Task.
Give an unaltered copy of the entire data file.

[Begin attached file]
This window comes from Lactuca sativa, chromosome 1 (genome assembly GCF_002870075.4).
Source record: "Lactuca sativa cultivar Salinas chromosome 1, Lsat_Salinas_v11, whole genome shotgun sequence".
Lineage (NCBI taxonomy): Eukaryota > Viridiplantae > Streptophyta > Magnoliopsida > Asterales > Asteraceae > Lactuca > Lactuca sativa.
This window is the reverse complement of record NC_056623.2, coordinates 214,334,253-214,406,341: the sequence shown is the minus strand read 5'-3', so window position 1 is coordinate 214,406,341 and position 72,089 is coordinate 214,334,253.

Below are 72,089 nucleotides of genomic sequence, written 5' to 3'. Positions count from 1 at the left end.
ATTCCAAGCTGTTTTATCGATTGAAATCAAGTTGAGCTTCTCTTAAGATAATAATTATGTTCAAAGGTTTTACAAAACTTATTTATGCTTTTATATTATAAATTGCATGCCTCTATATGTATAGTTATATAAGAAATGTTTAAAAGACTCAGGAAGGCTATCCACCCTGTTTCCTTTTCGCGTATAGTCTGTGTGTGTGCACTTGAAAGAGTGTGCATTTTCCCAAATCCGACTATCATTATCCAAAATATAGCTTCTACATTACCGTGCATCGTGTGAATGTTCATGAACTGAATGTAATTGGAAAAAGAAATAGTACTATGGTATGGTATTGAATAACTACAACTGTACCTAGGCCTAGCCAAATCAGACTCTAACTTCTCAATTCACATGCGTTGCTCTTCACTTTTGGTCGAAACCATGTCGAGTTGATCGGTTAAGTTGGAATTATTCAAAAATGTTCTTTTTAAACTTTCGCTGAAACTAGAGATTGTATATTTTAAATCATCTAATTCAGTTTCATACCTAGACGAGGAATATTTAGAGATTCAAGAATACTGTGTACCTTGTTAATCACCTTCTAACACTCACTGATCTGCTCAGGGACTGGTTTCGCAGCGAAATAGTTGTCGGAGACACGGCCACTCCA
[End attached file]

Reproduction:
This window comes from Lactuca sativa, chromosome 1 (genome assembly GCF_002870075.4).
Source record: "Lactuca sativa cultivar Salinas chromosome 1, Lsat_Salinas_v11, whole genome shotgun sequence".
Lineage (NCBI taxonomy): Eukaryota > Viridiplantae > Streptophyta > Magnoliopsida > Asterales > Asteraceae > Lactuca > Lactuca sativa.
This window is the reverse complement of record NC_056623.2, coordinates 214,334,253-214,406,341: the sequence shown is the minus strand read 5'-3', so window position 1 is coordinate 214,406,341 and position 72,089 is coordinate 214,334,253.

Below are 72,089 nucleotides of genomic sequence, written 5' to 3'. Positions count from 1 at the left end.
ATTCCAAGCTGTTTTATCGATTGAAATCAAGTTGAGCTTCTCTTAAGATAATAATTATGTTCAAAGGTTTTACAAAACTTATTTATGCTTTTATATTATAAATTGCATGCCTCTATATGTATAGTTATATAAGAAATGTTTAAAAGACTCAGGAAGGCTATCCACCCTGTTTCCTTTTCGCGTATAGTCTGTGTGTGTGCACTTGAAAGAGTGTGCATTTTCCCAAATCCGACTATCATTATCCAAAATATAGCTTCTACATTACCGTGCATCGTGTGAATGTTCATGAACTGAATGTAATTGGAAAAAGAAATAGTACTATGGTATGGTATTGAATAACTACAACTGTACCTAGGCCTAGCCAAATCAGACTCTAACTTCTCAATTCACATGCGTTGCTCTTCACTTTTGGTCGAAACCATGTCGAGTTGATCGGTTAAGTTGGAATTATTCAAAAATGTTCTTTTTAAACTTTCGCTGAAACTAGAGATTGTATATTTTAAATCATCTAATTCAGTTTCATACCTAGACGAGGAATATTTAGAGATTCAAGAATACTGTGTACCTTGTTAATCACCTTCTAACACTCACTGATCTGCTCAGGGACTGGTTTCGCAGCGAAATAGTTGTCGGAGACACGGCCACTCCA